Eric593 you need to read my statement "In real clinical situations". You then give data from clinical trials which are not real clinical situations. I don't know if you misread my comment or are just being provocative and giving the 'group think' view ?
I'm still not clear then. Do you have a reference for your statement that in real clinical situations, the meds work on 1/3 of people?
Work how much? Reduce relapses for 1/3 by how much? So, they don't affect MS AT ALL in the rest?
Because if they reduce relapse rate overall by 30%, and if you're saying they work in only 1/3 of people using them, I'm curious how well they work in that 1/3 if, in the ENTIRE population they only reduce 30% of relapses. If they only work in a 1/3 of the people, then 67% of people are not benefitting... at all? So 33% are benefitting quite a bit and their relapse rates are significantly impacted?
Is that what you're saying? Do you have a study or a link to this? Because this is new information for me and I'd like to understand it more clearly.
I have been digging around and I have been unable to find a study that gives such high numbers. Of course, there are a lot of studies out there and I only have access to the abstracts (if that) since many require a subscription to access them.
I would love to read this research that gives such a great percentage. 30% is pretty high considering most things I have come across have been much less.
Here are some papers I found, none of which give out exact percentages of results, only probability numbers (denoted by the capital italicized P
Effectiveness of early beta interferon on the first attack after confirmed multiple sclerosis: A comparative cohort study (2007)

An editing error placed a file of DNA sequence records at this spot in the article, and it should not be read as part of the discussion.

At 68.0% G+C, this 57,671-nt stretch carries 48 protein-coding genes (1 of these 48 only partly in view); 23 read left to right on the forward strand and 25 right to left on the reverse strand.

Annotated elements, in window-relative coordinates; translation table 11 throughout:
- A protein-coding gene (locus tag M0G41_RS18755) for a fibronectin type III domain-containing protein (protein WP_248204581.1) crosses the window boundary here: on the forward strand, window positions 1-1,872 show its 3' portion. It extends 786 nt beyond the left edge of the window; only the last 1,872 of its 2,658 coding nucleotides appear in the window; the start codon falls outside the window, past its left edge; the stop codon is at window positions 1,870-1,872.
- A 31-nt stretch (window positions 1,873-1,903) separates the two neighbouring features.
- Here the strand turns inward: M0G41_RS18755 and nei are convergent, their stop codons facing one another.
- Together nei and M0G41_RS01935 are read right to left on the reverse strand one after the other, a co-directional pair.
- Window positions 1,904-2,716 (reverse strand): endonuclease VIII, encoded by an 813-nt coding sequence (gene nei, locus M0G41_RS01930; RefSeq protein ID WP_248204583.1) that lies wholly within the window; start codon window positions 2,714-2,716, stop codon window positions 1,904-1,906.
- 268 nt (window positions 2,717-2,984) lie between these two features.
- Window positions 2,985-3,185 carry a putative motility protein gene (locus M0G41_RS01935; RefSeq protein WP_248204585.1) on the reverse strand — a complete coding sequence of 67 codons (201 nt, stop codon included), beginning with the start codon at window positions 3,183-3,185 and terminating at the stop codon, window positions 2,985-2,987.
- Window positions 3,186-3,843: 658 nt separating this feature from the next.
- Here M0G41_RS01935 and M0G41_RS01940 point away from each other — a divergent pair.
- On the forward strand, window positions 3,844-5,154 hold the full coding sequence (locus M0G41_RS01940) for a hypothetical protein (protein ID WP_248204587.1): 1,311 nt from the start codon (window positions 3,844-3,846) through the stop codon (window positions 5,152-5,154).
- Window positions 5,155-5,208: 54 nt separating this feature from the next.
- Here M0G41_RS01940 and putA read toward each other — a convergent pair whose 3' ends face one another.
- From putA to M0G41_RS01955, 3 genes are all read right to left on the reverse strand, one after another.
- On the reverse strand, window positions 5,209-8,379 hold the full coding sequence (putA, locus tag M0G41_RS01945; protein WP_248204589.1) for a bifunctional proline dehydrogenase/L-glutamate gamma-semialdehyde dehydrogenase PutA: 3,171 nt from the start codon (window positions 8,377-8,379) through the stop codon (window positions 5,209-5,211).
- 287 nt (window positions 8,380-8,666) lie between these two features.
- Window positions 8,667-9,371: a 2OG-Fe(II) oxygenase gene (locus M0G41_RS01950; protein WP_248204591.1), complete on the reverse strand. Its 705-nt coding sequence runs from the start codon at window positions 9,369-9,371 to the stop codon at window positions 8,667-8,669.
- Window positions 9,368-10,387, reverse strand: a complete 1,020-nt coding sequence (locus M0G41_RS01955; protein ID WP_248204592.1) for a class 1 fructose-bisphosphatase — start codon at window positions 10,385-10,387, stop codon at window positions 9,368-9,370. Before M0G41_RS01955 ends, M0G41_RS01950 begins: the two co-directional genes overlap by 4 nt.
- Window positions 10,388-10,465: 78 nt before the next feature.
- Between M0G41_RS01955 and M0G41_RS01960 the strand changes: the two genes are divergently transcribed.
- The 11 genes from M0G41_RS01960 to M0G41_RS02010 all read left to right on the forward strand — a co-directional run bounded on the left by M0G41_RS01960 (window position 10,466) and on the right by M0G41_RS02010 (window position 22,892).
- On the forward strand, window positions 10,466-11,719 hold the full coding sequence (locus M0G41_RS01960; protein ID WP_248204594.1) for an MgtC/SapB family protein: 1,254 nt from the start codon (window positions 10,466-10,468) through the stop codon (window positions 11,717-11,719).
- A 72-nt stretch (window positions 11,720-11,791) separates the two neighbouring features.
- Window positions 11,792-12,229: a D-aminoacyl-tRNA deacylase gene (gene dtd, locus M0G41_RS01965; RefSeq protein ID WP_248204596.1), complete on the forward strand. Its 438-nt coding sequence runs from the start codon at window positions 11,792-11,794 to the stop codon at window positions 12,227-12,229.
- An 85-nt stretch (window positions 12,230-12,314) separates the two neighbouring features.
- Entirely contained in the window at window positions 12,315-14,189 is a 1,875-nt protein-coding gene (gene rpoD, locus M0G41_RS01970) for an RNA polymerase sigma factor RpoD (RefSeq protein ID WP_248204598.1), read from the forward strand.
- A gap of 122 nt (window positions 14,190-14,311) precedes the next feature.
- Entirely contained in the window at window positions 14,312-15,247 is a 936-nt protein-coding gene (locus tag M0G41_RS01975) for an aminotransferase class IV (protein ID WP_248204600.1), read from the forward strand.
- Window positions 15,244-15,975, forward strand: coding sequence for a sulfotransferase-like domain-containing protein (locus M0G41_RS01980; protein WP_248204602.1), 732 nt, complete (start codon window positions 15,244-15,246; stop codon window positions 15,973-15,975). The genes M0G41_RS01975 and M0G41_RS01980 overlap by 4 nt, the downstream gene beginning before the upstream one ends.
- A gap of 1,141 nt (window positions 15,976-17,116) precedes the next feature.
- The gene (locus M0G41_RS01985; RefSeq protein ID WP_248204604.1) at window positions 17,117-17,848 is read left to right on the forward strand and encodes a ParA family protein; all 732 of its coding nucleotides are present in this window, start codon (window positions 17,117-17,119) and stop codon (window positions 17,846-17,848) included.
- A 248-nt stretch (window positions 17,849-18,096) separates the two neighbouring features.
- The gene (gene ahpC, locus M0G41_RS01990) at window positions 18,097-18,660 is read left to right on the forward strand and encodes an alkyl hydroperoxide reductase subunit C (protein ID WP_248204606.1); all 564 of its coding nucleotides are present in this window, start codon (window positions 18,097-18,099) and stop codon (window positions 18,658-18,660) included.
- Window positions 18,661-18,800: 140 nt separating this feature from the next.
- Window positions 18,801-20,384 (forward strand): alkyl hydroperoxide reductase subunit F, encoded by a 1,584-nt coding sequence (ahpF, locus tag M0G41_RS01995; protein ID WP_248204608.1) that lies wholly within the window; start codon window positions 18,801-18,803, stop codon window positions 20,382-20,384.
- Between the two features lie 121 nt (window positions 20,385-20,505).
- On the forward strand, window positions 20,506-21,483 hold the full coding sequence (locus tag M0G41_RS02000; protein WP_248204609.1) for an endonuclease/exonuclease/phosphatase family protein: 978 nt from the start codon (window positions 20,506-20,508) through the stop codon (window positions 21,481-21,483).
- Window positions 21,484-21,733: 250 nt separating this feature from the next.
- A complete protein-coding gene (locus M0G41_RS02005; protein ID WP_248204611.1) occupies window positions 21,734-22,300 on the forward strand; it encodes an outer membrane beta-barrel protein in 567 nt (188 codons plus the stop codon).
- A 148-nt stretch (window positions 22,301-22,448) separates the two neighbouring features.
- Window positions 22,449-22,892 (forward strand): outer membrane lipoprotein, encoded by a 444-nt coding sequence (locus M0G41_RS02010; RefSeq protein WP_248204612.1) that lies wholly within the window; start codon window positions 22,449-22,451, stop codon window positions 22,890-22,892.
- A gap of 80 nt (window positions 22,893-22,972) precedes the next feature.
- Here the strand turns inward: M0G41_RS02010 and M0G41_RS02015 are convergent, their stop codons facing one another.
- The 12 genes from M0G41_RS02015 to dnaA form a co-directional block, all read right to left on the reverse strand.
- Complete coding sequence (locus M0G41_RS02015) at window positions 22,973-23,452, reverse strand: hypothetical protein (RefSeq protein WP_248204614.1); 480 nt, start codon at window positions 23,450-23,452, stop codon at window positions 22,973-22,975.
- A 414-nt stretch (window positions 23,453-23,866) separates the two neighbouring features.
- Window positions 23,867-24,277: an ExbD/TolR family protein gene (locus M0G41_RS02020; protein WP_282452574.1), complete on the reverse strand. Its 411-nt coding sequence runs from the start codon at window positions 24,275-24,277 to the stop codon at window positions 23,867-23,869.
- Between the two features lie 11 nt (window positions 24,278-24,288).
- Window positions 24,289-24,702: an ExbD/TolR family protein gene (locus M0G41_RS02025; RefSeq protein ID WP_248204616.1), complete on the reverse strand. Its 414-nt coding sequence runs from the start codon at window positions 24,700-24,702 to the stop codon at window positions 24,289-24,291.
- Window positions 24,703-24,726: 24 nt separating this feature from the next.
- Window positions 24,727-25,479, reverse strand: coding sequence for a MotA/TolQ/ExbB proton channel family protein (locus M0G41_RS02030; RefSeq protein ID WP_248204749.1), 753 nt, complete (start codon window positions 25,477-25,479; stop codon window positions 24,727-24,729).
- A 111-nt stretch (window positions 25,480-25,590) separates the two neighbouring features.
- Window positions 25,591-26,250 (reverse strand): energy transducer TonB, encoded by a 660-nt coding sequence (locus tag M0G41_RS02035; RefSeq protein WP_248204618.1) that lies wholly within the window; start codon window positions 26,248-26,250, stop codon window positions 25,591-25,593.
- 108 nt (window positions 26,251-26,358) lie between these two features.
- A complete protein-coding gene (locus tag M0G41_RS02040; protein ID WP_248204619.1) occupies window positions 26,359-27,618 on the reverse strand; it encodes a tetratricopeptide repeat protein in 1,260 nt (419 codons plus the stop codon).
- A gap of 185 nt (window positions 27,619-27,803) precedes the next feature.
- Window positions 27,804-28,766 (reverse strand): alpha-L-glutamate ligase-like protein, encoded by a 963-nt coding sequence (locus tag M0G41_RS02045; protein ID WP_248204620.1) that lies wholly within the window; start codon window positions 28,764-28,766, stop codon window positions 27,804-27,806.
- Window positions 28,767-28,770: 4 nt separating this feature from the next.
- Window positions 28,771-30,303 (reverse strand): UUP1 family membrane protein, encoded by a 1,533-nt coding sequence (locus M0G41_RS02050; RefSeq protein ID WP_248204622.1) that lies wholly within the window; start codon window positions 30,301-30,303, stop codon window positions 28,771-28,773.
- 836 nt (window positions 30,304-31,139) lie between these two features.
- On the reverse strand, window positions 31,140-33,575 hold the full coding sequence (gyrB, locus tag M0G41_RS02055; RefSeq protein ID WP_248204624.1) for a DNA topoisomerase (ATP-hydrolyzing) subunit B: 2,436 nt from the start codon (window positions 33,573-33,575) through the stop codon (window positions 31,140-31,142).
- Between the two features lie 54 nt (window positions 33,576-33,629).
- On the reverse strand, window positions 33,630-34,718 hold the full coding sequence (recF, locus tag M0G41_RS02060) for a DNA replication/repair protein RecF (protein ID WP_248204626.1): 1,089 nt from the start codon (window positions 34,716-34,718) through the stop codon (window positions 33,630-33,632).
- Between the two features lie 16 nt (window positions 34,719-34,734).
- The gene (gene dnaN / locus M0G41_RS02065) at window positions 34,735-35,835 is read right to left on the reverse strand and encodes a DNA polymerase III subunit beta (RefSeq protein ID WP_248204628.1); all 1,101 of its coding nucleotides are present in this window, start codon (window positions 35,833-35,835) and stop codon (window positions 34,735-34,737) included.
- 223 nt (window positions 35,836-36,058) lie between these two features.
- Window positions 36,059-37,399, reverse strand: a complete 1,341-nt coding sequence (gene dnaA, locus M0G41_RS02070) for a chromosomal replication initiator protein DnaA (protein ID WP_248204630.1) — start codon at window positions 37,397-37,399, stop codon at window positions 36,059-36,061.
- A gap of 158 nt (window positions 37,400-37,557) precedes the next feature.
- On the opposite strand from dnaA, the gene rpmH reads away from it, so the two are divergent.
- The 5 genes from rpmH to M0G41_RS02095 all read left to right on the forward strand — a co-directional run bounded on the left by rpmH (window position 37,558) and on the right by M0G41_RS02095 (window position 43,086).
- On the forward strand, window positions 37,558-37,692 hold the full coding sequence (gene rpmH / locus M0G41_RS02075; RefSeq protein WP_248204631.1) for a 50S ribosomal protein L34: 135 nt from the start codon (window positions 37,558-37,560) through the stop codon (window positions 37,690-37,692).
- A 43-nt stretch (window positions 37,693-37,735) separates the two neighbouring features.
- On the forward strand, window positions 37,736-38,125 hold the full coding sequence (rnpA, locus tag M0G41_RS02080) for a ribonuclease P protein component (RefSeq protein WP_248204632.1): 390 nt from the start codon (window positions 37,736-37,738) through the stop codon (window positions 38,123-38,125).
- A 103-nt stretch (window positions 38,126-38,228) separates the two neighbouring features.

Reduced effectiveness of long-term interferon-ß treatment on relapses in neutralizing antibody-positive multiple sclerosis patients: a Canadian multiple sclerosis clinic-based study (2007)
Treating Relapsing Multiple Sclerosis with Subcutaneous versus Intramuscular Interferon-Beta-1a: Modelling the Clinical and Economic Implications (2009)
Cost-effectiveness of Four Immunomodulatory Therapies for Relapsing-Remitting Multiple Sclerosis: A Markov Model Based on Long-term Clinical Data (2007)
Interferon-β Treatment for Multiple Sclerosis (2007)
Glatiramer acetate (Copaxone) treatment in relapsing–remitting MS (2000)
Comparison of glatiramer acetate (Copaxone®) and interferon β-1b (Betaferon®) in multiple sclerosis patients: an open-label 2-year follow-up (2002)
A prospective, open-label treatment trial to compare the effect of IFN β-1a (Avonex), IFNβ-1b (Betaseron), and glatiramer acetate (Copaxone) on the relapse rate in relapsing-remitting multiple sclerosis (2008)
HOW EFFECTIVE ARE DISEASE-MODIFYING DRUGS IN DELAYING PROGRESSION IN RELAPSING-ONSET MS (2008)
***NO information is available on this without purchase…quite annoying if you ask me.